Even before COVID-19, television pitch meetings were getting a little weird. Make a TV movie about a European song contest that almost no one in the U.S. has seen? How about a parody of late-Communist Romanian cop movies? Or a drama about female soldiers in Syria? Thanks to globalized everything, nothing's off the table. And when multiple streaming services meet a sudden scarcity in content caused by a pandemic, well, let’s just say that most anything that can get made will get made.
This brings us to Ted Lasso, a comedy series from Jason Sudeikis, Scrubs creator Bill Lawrence, and others. Dropping today on Apple TV+, it’s the fully-drawn-out version of a gag hatched years ago in a soccer promo for NBC Sports: An American football coach from Kansas named Ted Lasso is, for some reason, hired to manage Tottenham Hotspur of the English Premier League. You may have seen it when it aired in 2013:
The idea was to introduce American fans to the world sport through its biggest league. Mission accomplished! But someone couldn’t let go of this idea of Ted Lasso. Hey! What if Ted doesn’t just last a cup of coffee — er, tea — in English football? What if he somehow is allowed to spend a season running a club in a sport he cheerfully claims to know next to nothing about?
That is the pitch for Ted Lasso, the show. It got made, and here’s the best part: it works.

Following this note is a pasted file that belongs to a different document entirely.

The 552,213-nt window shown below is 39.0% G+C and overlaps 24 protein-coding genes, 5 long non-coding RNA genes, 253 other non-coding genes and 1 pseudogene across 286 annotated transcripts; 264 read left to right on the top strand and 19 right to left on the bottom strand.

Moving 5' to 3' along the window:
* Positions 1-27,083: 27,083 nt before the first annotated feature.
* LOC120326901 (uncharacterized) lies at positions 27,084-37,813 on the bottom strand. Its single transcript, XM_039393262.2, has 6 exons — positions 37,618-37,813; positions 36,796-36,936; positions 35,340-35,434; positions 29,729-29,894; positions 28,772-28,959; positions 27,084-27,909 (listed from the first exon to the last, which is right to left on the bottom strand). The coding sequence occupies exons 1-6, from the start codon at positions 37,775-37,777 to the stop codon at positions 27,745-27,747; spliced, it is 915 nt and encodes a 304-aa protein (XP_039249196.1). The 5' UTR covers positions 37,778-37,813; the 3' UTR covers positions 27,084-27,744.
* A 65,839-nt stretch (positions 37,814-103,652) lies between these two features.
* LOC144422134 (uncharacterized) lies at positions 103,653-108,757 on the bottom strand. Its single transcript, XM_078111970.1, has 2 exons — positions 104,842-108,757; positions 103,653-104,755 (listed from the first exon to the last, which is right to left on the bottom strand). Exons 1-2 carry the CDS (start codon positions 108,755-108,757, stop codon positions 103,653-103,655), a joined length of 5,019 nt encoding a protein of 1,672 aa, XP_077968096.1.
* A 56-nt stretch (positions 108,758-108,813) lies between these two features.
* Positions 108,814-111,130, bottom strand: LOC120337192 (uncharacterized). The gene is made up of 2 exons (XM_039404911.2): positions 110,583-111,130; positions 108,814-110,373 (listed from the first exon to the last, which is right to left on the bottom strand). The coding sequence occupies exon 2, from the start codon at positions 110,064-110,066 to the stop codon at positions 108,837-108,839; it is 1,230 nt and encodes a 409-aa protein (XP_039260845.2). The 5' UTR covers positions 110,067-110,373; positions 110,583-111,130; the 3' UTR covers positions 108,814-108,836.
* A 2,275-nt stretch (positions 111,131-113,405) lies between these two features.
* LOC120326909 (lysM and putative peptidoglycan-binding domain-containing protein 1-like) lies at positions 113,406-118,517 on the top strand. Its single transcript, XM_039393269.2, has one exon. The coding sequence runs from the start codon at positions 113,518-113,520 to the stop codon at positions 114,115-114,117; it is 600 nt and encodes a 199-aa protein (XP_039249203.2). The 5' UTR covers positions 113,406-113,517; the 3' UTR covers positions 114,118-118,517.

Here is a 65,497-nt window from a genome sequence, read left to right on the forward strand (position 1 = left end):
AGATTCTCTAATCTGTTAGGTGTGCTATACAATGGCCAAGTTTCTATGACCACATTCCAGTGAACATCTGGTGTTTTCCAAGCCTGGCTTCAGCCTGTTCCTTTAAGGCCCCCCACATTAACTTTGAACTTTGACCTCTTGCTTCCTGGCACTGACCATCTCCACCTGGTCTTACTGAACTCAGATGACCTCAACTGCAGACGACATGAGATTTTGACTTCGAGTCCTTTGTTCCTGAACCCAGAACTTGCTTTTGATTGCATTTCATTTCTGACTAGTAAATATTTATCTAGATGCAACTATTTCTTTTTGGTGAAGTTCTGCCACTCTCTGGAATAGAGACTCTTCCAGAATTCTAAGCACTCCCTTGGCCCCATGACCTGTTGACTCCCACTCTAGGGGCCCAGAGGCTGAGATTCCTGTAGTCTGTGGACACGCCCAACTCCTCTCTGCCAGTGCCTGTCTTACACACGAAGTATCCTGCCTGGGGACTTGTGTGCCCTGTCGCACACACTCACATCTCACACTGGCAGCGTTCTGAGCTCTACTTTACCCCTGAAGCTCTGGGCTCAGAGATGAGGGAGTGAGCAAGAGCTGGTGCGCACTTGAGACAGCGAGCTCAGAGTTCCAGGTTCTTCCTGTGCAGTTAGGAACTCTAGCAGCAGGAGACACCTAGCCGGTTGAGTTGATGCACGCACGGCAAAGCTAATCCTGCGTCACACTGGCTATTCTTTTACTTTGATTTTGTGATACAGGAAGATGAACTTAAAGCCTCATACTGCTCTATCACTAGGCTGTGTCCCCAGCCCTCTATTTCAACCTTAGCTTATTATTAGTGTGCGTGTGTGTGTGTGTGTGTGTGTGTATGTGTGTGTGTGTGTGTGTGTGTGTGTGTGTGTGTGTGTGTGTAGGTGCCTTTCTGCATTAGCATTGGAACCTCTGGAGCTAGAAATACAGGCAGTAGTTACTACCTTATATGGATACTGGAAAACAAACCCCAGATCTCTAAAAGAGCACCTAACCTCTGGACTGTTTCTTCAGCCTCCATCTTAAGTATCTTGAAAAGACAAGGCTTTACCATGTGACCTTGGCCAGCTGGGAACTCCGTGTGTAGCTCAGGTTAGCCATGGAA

It works because some serious comedy writers are on the team and have made improvements to the Ted Lasso cartoon from the NBC ads (or as the network legalese actually describes it, “the pre-existing format and characters from NBC Sports”). As anyone who tried to watch Space Force knows, pairing a funny comedic actor with a very funny comedy producer does not guarantee funny funny print the money. Based on the first three episodes, though, co-creators Sudeikis, Lawrence, Joe Kelly, and Brendan Hunt are off to a great start.
In this version, Lasso no longer manages Tottenham Hotspur but the entirely fictitious AFC Richmond. Why is he here? Because the new owner, Rebecca (Hannah Waddingham), who extracted the club from her philandering ex, wants to take AFC Richmond from its decades of unrelieved mediocrity into the entirely new depths of humiliating awfulness. She wants to “torment” and “torture” her ex, using a specific torture device and method that British viewers will better understand and which I'd rather not quote here.
Anyway, who better to kill off Richmond than someone who doesn’t know a lick about non-pigskin football? Enter Ted Lasso, the folksy coach of Wichita State. Ted is no loser — he’s just taken the Shockers to the NCAA Division II title and made himself a popular highlight on ESPN’s SportsCenter (and I must say SportsCenter’s Scott Van Pelt does a very realistic sell job on fake Ted Lasso). But his professed ignorance of the game, his second-tier coaching status, and his oft-stated belief that he doesn’t care about winning or losing — one of many American sporting clichés you’ll hear uttered on this show — convince Rebecca that she’s found the man to captain this ship to the bottom of the sea.